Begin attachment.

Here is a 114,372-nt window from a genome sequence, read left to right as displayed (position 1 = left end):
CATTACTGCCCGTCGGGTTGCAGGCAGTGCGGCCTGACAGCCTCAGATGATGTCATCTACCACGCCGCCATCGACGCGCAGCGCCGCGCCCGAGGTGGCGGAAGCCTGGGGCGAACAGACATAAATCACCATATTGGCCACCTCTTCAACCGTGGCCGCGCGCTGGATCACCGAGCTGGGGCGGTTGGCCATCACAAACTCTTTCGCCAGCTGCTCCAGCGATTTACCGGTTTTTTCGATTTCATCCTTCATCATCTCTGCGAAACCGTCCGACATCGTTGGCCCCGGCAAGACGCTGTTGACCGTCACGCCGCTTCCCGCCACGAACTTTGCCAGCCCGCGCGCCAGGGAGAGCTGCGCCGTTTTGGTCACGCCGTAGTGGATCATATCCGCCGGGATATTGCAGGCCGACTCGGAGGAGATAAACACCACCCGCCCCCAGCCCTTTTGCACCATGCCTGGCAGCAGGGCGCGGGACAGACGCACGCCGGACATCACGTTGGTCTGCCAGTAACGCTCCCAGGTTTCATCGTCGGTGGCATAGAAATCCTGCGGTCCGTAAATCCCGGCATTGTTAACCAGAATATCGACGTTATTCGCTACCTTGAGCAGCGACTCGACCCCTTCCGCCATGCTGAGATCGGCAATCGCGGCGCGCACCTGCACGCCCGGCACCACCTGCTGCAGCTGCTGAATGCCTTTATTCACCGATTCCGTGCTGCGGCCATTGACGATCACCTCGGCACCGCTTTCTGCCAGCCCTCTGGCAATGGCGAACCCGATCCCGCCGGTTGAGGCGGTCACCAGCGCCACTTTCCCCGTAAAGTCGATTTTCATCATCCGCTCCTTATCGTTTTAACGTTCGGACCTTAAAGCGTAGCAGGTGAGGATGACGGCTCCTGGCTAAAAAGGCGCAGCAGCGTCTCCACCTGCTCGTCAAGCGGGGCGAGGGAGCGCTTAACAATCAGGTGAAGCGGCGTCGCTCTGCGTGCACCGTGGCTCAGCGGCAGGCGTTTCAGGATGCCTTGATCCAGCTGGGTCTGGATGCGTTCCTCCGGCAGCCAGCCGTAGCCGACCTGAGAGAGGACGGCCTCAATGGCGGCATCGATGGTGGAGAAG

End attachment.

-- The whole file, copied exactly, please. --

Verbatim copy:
Here is a 114,372-nt window from a genome sequence, read left to right as displayed (position 1 = left end):
CATTACTGCCCGTCGGGTTGCAGGCAGTGCGGCCTGACAGCCTCAGATGATGTCATCTACCACGCCGCCATCGACGCGCAGCGCCGCGCCCGAGGTGGCGGAAGCCTGGGGCGAACAGACATAAATCACCATATTGGCCACCTCTTCAACCGTGGCCGCGCGCTGGATCACCGAGCTGGGGCGGTTGGCCATCACAAACTCTTTCGCCAGCTGCTCCAGCGATTTACCGGTTTTTTCGATTTCATCCTTCATCATCTCTGCGAAACCGTCCGACATCGTTGGCCCCGGCAAGACGCTGTTGACCGTCACGCCGCTTCCCGCCACGAACTTTGCCAGCCCGCGCGCCAGGGAGAGCTGCGCCGTTTTGGTCACGCCGTAGTGGATCATATCCGCCGGGATATTGCAGGCCGACTCGGAGGAGATAAACACCACCCGCCCCCAGCCCTTTTGCACCATGCCTGGCAGCAGGGCGCGGGACAGACGCACGCCGGACATCACGTTGGTCTGCCAGTAACGCTCCCAGGTTTCATCGTCGGTGGCATAGAAATCCTGCGGTCCGTAAATCCCGGCATTGTTAACCAGAATATCGACGTTATTCGCTACCTTGAGCAGCGACTCGACCCCTTCCGCCATGCTGAGATCGGCAATCGCGGCGCGCACCTGCACGCCCGGCACCACCTGCTGCAGCTGCTGAATGCCTTTATTCACCGATTCCGTGCTGCGGCCATTGACGATCACCTCGGCACCGCTTTCTGCCAGCCCTCTGGCAATGGCGAACCCGATCCCGCCGGTTGAGGCGGTCACCAGCGCCACTTTCCCCGTAAAGTCGATTTTCATCATCCGCTCCTTATCGTTTTAACGTTCGGACCTTAAAGCGTAGCAGGTGAGGATGACGGCTCCTGGCTAAAAAGGCGCAGCAGCGTCTCCACCTGCTCGTCAAGCGGGGCGAGGGAGCGCTTAACAATCAGGTGAAGCGGCGTCGCTCTGCGTGCACCGTGGCTCAGCGGCAGGCGTTTCAGGATGCCTTGATCCAGCTGGGTCTGGATGCGTTCCTCCGGCAGCCAGCCGTAGCCGACCTGAGAGAGGACGGCCTCAATGGCGGCATCGATGGTGGAGAAG